Tips on Travelling with Your Child

written by FCPG on July 29, 2015 in FCPG Tips with no comments

Travelling with your Child

Travelling with children is always a challenge, but travelling with a child with ASD can be doubly so!

People with ASD value structure and routine in their day-to-day lives. Thus, having their favourite things packed into a bag and put in the trunk of a car or on the plane can result in confusion and anxiety. Once on the road (or in the air), unexpected changes and unaccustomed situations can result in a meltdown.

Below are some suggestions for how to make travelling with your child with an ASD a more enjoyable experience for the whole family:

  1. Act it out: Simulate the vacation as closely as possible and act out some likely situations prior to heading out on your journey. Is there going to be a steward on the plane? If so, what can your child expect – will they be allowed to have a snack on the plane and what can they accept? If your child is on a restricted diet, bring some snacks with you and ask the stewardess to offer the choices to your child.
  2. Do a practice run: If possible do a practice run! Rent a hotel room for a single night or two to acclimatise your child to sleeping in a different place. Bring preferred bedding (a cozy blanket), stuffed animals or other sleep items to make the area feel more like home.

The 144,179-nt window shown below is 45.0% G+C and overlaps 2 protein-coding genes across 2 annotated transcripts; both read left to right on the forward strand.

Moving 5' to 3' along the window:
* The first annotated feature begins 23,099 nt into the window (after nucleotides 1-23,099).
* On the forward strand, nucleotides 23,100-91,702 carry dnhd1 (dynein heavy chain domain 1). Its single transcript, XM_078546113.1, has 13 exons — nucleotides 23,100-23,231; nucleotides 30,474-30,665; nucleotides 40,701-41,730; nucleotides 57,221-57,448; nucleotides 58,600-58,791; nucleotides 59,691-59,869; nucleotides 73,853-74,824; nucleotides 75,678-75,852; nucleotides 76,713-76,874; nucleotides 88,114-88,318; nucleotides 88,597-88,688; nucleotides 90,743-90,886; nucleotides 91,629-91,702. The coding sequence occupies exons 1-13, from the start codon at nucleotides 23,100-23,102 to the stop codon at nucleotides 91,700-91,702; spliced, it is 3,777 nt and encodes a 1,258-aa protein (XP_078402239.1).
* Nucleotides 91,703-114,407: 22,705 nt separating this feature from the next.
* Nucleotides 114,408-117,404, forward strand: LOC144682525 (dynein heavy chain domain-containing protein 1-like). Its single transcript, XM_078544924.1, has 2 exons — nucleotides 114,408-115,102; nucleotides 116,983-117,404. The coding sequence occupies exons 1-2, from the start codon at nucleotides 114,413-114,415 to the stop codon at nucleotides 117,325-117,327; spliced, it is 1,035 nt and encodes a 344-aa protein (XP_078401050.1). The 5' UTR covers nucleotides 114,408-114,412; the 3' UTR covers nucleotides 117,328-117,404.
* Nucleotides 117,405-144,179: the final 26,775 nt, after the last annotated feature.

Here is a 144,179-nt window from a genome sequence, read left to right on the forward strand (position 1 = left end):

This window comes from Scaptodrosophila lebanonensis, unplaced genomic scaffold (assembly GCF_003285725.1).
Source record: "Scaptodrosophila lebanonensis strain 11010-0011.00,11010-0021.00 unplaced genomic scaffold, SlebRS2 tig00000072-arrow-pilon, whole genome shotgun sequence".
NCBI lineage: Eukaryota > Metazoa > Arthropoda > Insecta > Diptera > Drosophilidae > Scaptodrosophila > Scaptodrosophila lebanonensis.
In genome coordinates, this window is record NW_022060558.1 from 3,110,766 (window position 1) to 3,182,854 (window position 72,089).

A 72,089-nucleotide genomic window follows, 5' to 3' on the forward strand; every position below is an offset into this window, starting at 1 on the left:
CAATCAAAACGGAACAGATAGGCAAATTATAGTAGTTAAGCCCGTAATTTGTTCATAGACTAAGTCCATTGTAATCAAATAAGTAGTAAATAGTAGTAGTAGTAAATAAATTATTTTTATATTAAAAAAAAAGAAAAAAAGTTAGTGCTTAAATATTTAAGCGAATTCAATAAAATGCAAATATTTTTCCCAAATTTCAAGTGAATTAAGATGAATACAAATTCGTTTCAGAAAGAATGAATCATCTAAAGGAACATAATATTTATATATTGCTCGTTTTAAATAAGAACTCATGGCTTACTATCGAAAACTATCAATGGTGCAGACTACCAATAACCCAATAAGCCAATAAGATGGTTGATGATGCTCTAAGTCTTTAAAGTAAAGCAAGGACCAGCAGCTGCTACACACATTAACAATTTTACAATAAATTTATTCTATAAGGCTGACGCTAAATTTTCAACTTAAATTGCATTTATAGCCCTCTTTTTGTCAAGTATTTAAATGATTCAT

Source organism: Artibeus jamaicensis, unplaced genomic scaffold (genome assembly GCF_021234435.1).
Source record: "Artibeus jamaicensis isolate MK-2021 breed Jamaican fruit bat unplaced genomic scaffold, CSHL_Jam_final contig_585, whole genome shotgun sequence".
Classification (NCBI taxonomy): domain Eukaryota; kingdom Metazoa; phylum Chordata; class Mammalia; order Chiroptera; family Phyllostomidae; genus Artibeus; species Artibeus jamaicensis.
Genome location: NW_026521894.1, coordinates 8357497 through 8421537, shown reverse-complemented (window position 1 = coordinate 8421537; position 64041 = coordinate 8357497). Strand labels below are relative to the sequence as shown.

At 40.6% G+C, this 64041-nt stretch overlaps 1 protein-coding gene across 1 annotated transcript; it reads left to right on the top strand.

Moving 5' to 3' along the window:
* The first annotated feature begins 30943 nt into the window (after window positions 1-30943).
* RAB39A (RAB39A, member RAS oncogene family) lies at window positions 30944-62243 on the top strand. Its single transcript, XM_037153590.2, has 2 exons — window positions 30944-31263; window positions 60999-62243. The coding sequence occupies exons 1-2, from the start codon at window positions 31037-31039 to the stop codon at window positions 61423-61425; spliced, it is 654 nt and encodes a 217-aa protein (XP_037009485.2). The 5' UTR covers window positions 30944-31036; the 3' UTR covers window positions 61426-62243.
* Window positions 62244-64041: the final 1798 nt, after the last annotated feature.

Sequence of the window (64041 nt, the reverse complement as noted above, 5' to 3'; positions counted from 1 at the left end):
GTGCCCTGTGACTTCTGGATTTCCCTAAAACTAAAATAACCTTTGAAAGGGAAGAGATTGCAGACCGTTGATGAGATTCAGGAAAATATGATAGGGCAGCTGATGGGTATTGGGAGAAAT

3. Bring a busy box: When travelling with your children, consider putting together a “busy box” of fun activities to keep them occupied during long drives or when waiting at the airport.
  4. Pack some healthy “go – to” food: Do you have a picky eater on holiday? Bring some preferred healthy snacks from home with you to ensure that their eating habits can be maintained.
  5. Have fun and be safe: Nearly half of all children with an ASD over the age of 4 will wander away from families. If your child is a member of this group, ensure you carry a recent photograph of your child with you. Give your child a card with your contact information on it- pin it to their clothing or put it on their bag.
  6. Incorporate choice and preferred activities: If you are going travelling with a child with an ASD, you may not get the opportunity to go to the art gallery as a family. Schedule as many fun family activities as possible and offer choice (trains or the beach?) to keep children engaged.

As always, please ask your FCPG Behavioural Consultant if you are looking for additional information, strategies and support in this area as they are here to help you!